Review: Revelation Through Old Testament Eyes

Revelation Through Old Testament Eyes (A Background and Application Commentary) Tremper Longman III, series editor Andrew T. LePeau. Grand Rapids: Kregel Academic, 2022.

Summary: A running commentary of the book of Revelation that focuses on the Old Testament background running through the book, along with material that goes deeper on the Old Testament material relating to different themes and the structure of the book as well as its contemporary application.

There is a school of thought that tries to read the book of Revelation and relate it to the events of the present day, a trend I’ve observed for fifty years, requiring many revisions in interpretation. This commentary, part of the “Through Old Testament Eyes” series, looks back, providing a running commentary of the Old Testament texts to which many of images and metaphors allude or draw upon. There is probably no New Testament book where this kind of commentary is more necessary, and Tremper Longman III admirably fills this need.

First of all, Longman offers a running, verse-by-verse commentary, offering Old Testament background on references in the text. The commentary is scholarly but not technical, accessible for a lay reader. Just one example, from “Look, he is coming with the clouds” (Revelation 1:7). Longman recalls the ancient Near East background of cloud riding deities, particularly storm clouds, which he believes in view here (cf. Psalm 18:9; 104:3). He cites the prophesy of Isaiah against Egypt in Isaiah 19:1-2 of God coming against them on a swift cloud, and similarly toward Nineveh in Nahum 1:3. He then focuses attention on the vision recorded in Daniel 7:13, where we have God both as Ancient of Days and coming “like a son of man” on the clouds.

These commentaries also incorporate sections called “Through Old Testament Eyes,” stepping back from the text. Following the above commentary, Longman offers an extended discussion of Daniel, as the other instance of extended apocalyptic writing in scripture. He observes that parallels in both where present evil will be overcome with God’s final victory. Where Revelation differs is that it reflects the already and not yet experience of the church having witnessed the resurrection of the son of God yet awaiting his final victory.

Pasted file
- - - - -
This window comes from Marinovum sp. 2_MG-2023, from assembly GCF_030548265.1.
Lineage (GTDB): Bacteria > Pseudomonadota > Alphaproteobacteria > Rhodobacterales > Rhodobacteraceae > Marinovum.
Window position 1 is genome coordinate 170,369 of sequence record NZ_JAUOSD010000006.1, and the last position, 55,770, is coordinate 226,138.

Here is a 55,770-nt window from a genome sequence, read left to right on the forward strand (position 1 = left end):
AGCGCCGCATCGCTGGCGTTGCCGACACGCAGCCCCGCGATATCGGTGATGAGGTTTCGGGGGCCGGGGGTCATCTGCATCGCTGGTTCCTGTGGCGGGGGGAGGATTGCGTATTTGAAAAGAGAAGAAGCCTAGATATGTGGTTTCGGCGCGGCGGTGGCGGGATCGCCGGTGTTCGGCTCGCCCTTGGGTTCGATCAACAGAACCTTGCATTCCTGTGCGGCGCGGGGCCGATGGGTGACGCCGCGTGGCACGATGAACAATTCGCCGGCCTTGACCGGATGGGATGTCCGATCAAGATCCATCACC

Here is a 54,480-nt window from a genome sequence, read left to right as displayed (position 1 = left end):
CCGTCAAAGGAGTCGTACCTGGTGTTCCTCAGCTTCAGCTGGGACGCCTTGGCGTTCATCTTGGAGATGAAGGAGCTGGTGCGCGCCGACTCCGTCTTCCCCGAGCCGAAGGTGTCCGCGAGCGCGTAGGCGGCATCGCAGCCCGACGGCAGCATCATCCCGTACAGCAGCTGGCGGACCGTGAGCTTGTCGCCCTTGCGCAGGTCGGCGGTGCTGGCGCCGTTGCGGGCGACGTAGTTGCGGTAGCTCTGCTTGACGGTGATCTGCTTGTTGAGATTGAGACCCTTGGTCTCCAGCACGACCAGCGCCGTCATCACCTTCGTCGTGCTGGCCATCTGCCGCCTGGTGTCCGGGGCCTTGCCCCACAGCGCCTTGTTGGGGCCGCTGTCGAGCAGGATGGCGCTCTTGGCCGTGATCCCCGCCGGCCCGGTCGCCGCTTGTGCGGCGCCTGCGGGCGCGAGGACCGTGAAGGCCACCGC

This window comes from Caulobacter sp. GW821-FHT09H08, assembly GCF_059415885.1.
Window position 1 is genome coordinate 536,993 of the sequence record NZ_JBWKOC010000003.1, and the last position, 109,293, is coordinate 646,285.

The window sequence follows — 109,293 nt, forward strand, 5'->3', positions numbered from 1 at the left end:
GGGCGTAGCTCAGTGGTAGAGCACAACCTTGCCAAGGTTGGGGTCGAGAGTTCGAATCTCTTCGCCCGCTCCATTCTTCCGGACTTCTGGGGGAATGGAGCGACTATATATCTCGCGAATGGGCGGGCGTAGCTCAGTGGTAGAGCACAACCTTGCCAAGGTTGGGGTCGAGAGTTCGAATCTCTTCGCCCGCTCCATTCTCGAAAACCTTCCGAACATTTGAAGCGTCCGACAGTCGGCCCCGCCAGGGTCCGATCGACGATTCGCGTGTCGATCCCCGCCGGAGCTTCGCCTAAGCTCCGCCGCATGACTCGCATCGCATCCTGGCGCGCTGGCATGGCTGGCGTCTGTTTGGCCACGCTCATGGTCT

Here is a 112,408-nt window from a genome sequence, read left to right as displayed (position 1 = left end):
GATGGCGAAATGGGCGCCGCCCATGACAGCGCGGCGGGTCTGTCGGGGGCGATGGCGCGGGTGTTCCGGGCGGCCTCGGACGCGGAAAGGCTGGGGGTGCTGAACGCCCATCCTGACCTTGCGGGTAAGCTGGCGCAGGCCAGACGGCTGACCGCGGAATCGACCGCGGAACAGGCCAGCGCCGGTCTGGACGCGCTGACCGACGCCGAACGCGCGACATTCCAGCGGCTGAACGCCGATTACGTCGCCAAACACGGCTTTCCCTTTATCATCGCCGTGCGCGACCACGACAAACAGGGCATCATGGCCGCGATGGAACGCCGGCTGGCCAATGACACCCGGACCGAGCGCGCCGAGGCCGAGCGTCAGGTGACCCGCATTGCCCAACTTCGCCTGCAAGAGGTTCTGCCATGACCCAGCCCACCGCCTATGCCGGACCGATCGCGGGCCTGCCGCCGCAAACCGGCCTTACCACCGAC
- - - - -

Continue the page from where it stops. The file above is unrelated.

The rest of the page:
There are a number of “What the Structure Means” articles throughout the text as well. One of the most helpful was his discussion on the Seals, Trumpets, and Bowls, noting Bauckham’s observation that “the seventh-seal opening includes the seven trumpets and the seventh trumpet includes the seven bowls.” He argues that they are not sequential, but spiraling cycles moving toward the end. He notes the interludes and the significance of the seventh in each series–silence followed by earthquakes and lightning after the seventh seal, a vision of the heavenly temple and the ark along with more lightning, thunder, and earthquakes, and after the seventh bowl all of these with a severe earthquake.

Finally the commentary offers “Going Deeper” sections connection the commentary to application. For example, on “Perseverance of the Church: Revelation 11” focuses on the faithful testimony of the two witnesses who represent the church. They are killed by the beast from the Abyss but raised by God to heaven. Later, the pregnant woman, also representing the church is pursued by Satan but twice escapes harm. Finally, in Revelation 19, we have the vision of the wedding supper of the Lamb after the fall of Babylon (Rome). Longman notes how the churches to which John wrote faced persecution, and these words have encouraged the church whenever she has faced oppression, marginalization, and adversity.

One comes away from studying this commentary aware afresh of the seamless garment that is scripture. The Old Testament illumines so much of Revelation, furnishing the stock of metaphors John draws upon in relating his visions, while uniquely expanding upon them. Rather than getting caught up in prophecy chart, Longman invites us to get caught up in the Lamb who was worthy, the victory of God, the defeat of evil, and the enduring hope this offers the people of God of John’s day and throughout the ages down to our own.

____________________

Disclosure of Material Connection: I received a complimentary review copy of this book from the publisher.

One thought on “Review: Revelation Through Old Testament Eyes

  1. Pingback: The Month in Reviews: November 2022 | Bob on Books

Leave a Reply

Fill in your details below or click an icon to log in:

WordPress.com Logo

You are commenting using your WordPress.com account. Log Out /  Change )

Twitter picture

You are commenting using your Twitter account. Log Out /  Change )

Facebook photo

You are commenting using your Facebook account. Log Out /  Change )

Connecting to %s

This site uses Akismet to reduce spam. Learn how your comment data is processed.